Is national adult physical activity guidance fit for all?

national adult physical activity guidance

There is much evidence of the health benefits of national adult physical activity guidance, but more research is needed on the duration of exercise and its impact on compliance. Matthew Adams appraises the evidence.

Within occupational health, the promotion of health is routinely conducted. Regardless of the clientele, clinicians will often give lifestyle improvement advice and promote the benefits of physical activity. While the Government promotes UK physical activity guidelines, you might have wondered about how appropriate the current physical activity guidelines are.

Although the national guidance targets large populations, this is the advice most commonly and correctly referenced by OH professionals. However, it is arguable whether or not such advice is applicable to everyone; suiting differing needs or abilities. This appraisal reviews the guide­lines, and argues that OH clinicians need greater awareness to provide good physical activity advice.

Current physical activity guidelines for adults aged 19-64 years old in the UK

Over a week, activity should add up to:

  • At least 150 minutes (2½ hours) of moderate intensity activity in bouts of 10 minutes or more.
  • One way to approach this is to do 30 minutes at least five days a week.

OR

  • Alternatively, comparable benefits can be achieved through 75 minutes of vigorous intensity activity spread across the week or combinations of moderate and vigorous intensity activity.
  • Adults should also undertake physical activity to improve muscle strength on at least two days a week.

(Department of Health, 2011)

One adverse aspect of the current format is that having multiple messages for physical activity and including the intensity types makes the message complex and difficult to interpret.

A review of the guidelines conducted by The British Heart Foundation Centre for Physical Activity and Health concluded that the latest evidence does support the volume of physical activity currently advised and the associated health benefits. However, it also argued that further reviews to allow for better reflection on the evidence of research accumulated since 2004 was needed (Bull et al, 2010).

Furthermore, the report added that physical activity guidelines should reflect that “higher volumes of activity (>150 minutes) are associated with even greater health benefits” (Bull et al, 2010, p.53). It is therefore clear that one simple message cannot encompass all the information that needs to be given. Some of the varying benefits to health will now be explored further.

One large base of evidence for current guidelines comes from the British Association of Sport and Exercise Sciences (BASES), which, in 2007, looked at evidence-based relationships between physical activity and various health outcomes (Tremblay et al, 2007). The associated health outcomes included the following:

  • cardio-respiratory fitness;
  • musculoskeletal fitness;
  • cardiovascular disease risk;
  • metabolic diseases;
  • body composition;
  • weight gain;
  • obesity;
  • bone health; and
  • mental health issues.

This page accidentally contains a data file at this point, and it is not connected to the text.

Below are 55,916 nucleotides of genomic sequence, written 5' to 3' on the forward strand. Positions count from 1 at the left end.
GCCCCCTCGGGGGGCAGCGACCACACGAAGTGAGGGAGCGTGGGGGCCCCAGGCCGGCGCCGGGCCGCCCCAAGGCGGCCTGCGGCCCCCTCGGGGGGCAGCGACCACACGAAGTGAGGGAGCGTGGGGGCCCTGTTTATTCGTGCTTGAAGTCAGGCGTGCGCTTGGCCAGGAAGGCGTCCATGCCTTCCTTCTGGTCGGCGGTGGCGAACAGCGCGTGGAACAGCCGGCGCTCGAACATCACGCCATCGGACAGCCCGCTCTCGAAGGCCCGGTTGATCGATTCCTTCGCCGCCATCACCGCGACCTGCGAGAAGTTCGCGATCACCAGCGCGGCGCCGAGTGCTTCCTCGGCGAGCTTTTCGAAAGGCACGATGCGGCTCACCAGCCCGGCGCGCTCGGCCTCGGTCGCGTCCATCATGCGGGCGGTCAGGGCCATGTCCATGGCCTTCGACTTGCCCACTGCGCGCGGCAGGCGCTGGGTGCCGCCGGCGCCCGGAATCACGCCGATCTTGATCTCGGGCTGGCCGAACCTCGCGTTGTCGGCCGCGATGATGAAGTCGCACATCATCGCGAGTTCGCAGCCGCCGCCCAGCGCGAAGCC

There are multiple studies and evidence within literature for all these positively associated health outcomes directly linked to physical activity. However, in order to appraise the guidelines for the purpose of this article, it is the volumes of physical activity advised that will be discussed, and not the well-established outcomes of the exercise itself.

There is evidence showing that the volumes of moderate intensity activity required for different health benefits can vary. Moderate intensity activity for 120-150 minutes per week has been associated with: lower levels of all-cause mortality (Lee & Skerrett, 2001); type 2 diabetes (Gill & Cooper, 2008); cardiovascular disease mortality (Wannamethee & Shaper, 2001); and depression (Mutrie & Fox, 2010).

Conversely, significantly lower rates of breast cancer (Monninkhof et al, 2007), colon cancer (Samad et al, 2005), and obesity (Hill & Wyatt, 2005) were found in those doing 180-300 minutes per week of moderate intensity activity. Therefore, research advocates that there is no defined volume of exercise that can provide all of the fundamental benefits that can be obtained through activity.

Nevertheless, at present, no countries reflect these differing volumes of activity in their national physical activity guidelines. Primarily this is due to the added complexity and confusion that multiple health messages create.

Because of this, the Department of Health tries to retain within the primary message a single “dose” of activity, that has evidence of at least some of the health benefits to be had to prevent disease and ill health.

There are still relatively few studies that evaluate the health benefits in response to various volumes of activity. This is because volumes of activity need to account for the intensity, duration and frequency, which can be hard to quantify.

Duration of bouts of exercise

Conversely to Bull et al (2010) and the apparent increased health benefit of exercising for longer, the current guidelines also mention bouts of 10 minutes.

This dates back to 1995 and studies conducted by the American College of Sports Medicine (ACSM).